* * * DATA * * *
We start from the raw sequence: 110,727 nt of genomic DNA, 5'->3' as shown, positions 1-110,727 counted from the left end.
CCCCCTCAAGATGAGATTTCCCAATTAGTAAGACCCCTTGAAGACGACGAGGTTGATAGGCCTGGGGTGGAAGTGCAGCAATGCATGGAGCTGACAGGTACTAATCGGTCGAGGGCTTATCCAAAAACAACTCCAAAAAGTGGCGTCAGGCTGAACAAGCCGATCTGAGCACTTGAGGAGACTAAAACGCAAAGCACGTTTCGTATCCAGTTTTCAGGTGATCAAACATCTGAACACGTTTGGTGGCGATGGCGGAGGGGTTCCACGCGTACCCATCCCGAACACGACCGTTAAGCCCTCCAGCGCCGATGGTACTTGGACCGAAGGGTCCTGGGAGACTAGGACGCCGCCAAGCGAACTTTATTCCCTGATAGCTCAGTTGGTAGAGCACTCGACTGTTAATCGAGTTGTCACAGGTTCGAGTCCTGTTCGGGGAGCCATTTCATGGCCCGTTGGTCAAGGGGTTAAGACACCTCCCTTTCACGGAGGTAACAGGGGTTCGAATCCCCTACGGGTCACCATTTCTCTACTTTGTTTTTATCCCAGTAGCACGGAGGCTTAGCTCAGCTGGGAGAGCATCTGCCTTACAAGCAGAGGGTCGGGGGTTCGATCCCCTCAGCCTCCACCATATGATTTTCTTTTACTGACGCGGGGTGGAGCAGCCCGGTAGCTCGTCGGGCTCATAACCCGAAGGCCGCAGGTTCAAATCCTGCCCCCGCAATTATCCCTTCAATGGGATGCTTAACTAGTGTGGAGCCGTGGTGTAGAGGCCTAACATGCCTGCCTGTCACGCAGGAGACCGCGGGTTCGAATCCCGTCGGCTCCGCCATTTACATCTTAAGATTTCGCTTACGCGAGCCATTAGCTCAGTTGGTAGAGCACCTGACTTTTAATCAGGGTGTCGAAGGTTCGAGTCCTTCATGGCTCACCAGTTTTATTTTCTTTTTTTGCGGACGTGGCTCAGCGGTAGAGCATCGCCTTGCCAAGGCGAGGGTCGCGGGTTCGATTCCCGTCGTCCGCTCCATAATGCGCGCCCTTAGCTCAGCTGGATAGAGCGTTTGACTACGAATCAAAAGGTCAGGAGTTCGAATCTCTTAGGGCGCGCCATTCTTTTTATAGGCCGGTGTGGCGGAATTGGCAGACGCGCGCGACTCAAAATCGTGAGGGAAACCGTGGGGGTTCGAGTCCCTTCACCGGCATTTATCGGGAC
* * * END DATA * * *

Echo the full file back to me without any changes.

We start from the raw sequence: 110,727 nt of genomic DNA, 5'->3' as shown, positions 1-110,727 counted from the left end.
CCCCCTCAAGATGAGATTTCCCAATTAGTAAGACCCCTTGAAGACGACGAGGTTGATAGGCCTGGGGTGGAAGTGCAGCAATGCATGGAGCTGACAGGTACTAATCGGTCGAGGGCTTATCCAAAAACAACTCCAAAAAGTGGCGTCAGGCTGAACAAGCCGATCTGAGCACTTGAGGAGACTAAAACGCAAAGCACGTTTCGTATCCAGTTTTCAGGTGATCAAACATCTGAACACGTTTGGTGGCGATGGCGGAGGGGTTCCACGCGTACCCATCCCGAACACGACCGTTAAGCCCTCCAGCGCCGATGGTACTTGGACCGAAGGGTCCTGGGAGACTAGGACGCCGCCAAGCGAACTTTATTCCCTGATAGCTCAGTTGGTAGAGCACTCGACTGTTAATCGAGTTGTCACAGGTTCGAGTCCTGTTCGGGGAGCCATTTCATGGCCCGTTGGTCAAGGGGTTAAGACACCTCCCTTTCACGGAGGTAACAGGGGTTCGAATCCCCTACGGGTCACCATTTCTCTACTTTGTTTTTATCCCAGTAGCACGGAGGCTTAGCTCAGCTGGGAGAGCATCTGCCTTACAAGCAGAGGGTCGGGGGTTCGATCCCCTCAGCCTCCACCATATGATTTTCTTTTACTGACGCGGGGTGGAGCAGCCCGGTAGCTCGTCGGGCTCATAACCCGAAGGCCGCAGGTTCAAATCCTGCCCCCGCAATTATCCCTTCAATGGGATGCTTAACTAGTGTGGAGCCGTGGTGTAGAGGCCTAACATGCCTGCCTGTCACGCAGGAGACCGCGGGTTCGAATCCCGTCGGCTCCGCCATTTACATCTTAAGATTTCGCTTACGCGAGCCATTAGCTCAGTTGGTAGAGCACCTGACTTTTAATCAGGGTGTCGAAGGTTCGAGTCCTTCATGGCTCACCAGTTTTATTTTCTTTTTTTGCGGACGTGGCTCAGCGGTAGAGCATCGCCTTGCCAAGGCGAGGGTCGCGGGTTCGATTCCCGTCGTCCGCTCCATAATGCGCGCCCTTAGCTCAGCTGGATAGAGCGTTTGACTACGAATCAAAAGGTCAGGAGTTCGAATCTCTTAGGGCGCGCCATTCTTTTTATAGGCCGGTGTGGCGGAATTGGCAGACGCGCGCGACTCAAAATCGTGAGGGAAACCGTGGGGGTTCGAGTCCCTTCACCGGCATTTATCGGGAC